5 But if our unrighteousness demonstrates the righteousness of God, what shall we say? The God who inflicts wrath is not unrighteous, is He? (I am speaking in human terms.) 6 May it never be! For otherwise, how will God judge the world? 7 But if through my lie the truth of God abounded to His glory, why am I also still being judged as a sinner? 8 And why not say (as we are slanderously reported and as some claim that we say), “Let us do evil that good may come”? Their condemnation is just (Romans 3).
O, the wickedness of man — we find an excuse for everything. First, we think we can excuse our sins by blaming God for our own sinfulness (verse 5), and then we think we can excuse our sins both because of the glory God gets in the end through them (verse 7) as well as the good He can bring in spite of them (verse 8). “How can a good God allow evil (sins) — and then judge people for them?” “God will save everyone to show how loving and merciful He really is. Why, He’ll even save the devil himself one day!” “I’m going to go ahead and give in to this temptation because I know I’m saved and thus I know God’s grace is amazing and He will forgive me. I also know that God’s power is unlimited and He can easily bring good from it.”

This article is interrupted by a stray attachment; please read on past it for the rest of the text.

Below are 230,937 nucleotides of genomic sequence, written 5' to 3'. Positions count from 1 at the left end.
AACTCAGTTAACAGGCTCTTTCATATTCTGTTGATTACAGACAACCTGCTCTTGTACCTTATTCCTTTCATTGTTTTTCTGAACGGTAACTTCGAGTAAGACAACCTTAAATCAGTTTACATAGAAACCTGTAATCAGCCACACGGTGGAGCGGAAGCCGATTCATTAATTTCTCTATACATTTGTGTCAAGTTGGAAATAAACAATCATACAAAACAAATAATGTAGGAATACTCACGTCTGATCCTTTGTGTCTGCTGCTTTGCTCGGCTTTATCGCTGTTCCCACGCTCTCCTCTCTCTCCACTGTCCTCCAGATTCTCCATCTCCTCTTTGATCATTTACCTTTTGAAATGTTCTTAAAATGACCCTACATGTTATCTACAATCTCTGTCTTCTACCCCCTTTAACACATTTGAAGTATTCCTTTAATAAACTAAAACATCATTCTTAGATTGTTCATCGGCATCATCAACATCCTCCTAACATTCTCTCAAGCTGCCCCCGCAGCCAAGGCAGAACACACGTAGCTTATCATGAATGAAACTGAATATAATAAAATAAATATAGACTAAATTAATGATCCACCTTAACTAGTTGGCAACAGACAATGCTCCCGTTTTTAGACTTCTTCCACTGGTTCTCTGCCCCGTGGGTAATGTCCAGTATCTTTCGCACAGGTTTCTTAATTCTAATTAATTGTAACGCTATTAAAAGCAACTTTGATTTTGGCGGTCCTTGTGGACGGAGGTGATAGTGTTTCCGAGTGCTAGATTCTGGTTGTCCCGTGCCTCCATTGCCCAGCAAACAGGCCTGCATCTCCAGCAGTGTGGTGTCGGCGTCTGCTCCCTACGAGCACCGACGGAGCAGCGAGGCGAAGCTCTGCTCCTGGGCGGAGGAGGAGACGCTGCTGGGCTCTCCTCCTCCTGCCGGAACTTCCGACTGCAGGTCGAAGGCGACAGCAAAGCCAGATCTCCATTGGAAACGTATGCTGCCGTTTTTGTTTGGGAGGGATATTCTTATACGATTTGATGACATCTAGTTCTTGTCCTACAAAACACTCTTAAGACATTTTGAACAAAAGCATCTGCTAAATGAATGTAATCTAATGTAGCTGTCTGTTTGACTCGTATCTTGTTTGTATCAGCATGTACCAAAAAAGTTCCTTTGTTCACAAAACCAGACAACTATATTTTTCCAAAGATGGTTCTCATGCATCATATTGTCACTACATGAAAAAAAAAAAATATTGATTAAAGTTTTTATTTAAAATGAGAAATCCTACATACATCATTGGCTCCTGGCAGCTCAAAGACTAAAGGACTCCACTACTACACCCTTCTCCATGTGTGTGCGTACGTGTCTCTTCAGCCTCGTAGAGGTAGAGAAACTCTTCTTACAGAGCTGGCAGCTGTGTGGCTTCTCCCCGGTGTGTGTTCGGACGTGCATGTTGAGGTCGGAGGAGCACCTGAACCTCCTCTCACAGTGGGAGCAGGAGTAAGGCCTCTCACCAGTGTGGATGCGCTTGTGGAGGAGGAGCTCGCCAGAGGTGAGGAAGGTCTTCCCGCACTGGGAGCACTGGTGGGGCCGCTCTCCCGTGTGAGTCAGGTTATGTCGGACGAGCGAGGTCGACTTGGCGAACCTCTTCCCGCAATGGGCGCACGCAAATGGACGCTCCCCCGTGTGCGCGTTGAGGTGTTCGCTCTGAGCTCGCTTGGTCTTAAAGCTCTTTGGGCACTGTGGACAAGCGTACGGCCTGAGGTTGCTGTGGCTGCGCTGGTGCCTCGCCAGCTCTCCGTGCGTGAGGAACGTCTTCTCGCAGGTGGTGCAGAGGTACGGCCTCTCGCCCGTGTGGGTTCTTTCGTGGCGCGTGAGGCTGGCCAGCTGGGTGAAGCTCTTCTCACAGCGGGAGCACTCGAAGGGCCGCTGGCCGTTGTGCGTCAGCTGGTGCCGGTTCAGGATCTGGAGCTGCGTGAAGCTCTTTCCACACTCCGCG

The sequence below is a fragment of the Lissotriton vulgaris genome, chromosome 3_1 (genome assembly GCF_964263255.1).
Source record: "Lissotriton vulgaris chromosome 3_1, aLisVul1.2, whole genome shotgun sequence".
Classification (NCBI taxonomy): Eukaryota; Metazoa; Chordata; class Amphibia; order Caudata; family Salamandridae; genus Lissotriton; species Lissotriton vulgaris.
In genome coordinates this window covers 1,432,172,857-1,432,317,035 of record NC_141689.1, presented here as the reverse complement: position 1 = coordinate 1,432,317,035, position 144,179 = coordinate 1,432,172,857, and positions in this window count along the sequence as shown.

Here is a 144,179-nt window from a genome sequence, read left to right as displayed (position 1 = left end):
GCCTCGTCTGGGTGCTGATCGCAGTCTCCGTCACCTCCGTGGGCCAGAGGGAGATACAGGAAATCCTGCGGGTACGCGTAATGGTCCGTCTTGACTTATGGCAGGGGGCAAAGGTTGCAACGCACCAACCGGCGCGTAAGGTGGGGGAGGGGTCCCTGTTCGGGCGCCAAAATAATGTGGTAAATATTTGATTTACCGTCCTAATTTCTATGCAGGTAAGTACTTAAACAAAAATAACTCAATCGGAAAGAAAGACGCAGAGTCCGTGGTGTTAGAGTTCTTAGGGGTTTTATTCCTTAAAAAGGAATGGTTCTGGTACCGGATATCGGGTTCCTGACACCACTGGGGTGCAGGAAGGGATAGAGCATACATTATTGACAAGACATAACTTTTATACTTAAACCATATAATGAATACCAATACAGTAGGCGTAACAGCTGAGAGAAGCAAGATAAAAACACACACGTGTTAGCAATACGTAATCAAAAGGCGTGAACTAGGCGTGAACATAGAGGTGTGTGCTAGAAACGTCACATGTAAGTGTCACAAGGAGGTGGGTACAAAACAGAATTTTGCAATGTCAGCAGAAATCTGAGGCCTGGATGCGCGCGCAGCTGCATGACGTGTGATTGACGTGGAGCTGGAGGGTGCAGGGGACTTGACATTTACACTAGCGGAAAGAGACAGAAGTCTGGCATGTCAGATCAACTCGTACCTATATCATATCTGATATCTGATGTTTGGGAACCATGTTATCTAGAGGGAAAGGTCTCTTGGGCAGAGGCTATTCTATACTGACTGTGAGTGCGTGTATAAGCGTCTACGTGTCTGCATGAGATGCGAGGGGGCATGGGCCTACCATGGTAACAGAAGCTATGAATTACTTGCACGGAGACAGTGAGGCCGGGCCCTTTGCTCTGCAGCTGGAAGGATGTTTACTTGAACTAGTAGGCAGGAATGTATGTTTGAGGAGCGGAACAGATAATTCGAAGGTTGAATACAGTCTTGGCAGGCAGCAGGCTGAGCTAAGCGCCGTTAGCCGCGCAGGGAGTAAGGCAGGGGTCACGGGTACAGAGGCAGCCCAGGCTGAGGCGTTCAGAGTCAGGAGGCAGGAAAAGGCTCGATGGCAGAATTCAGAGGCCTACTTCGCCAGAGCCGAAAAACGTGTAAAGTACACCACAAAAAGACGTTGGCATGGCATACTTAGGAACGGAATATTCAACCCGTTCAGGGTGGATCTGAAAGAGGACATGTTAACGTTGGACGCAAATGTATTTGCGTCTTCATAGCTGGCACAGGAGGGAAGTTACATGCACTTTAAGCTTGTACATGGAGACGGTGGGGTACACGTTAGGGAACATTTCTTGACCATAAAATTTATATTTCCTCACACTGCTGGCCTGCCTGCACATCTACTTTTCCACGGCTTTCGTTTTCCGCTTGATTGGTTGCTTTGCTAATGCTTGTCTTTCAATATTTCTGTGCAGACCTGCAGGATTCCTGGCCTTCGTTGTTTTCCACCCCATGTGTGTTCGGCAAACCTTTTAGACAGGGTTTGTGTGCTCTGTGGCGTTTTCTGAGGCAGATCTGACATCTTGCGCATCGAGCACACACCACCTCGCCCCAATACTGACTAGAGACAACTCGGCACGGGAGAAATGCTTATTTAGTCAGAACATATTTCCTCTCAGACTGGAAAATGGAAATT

Yes, we are excuse machines alright. Some may not appreciate their music, but the lyrics from D.C. Talk’s classic song, In the Light, are right on point:
“What’s goin’ on inside of me?
I despise my own behavior.
This only serves to confirm my suspicions,
That I’m still a man in need of a Savior.”
Lord, only You know completely what’s going on in our hearts. And, as much as we despise our sins, You despise them infinitely more. Help us to be more suspicious of our deceitful hearts (Jeremiah 17:9), and help us to see our great need for Jesus every moment of This Day. Help us not to be excuse machines. Amen.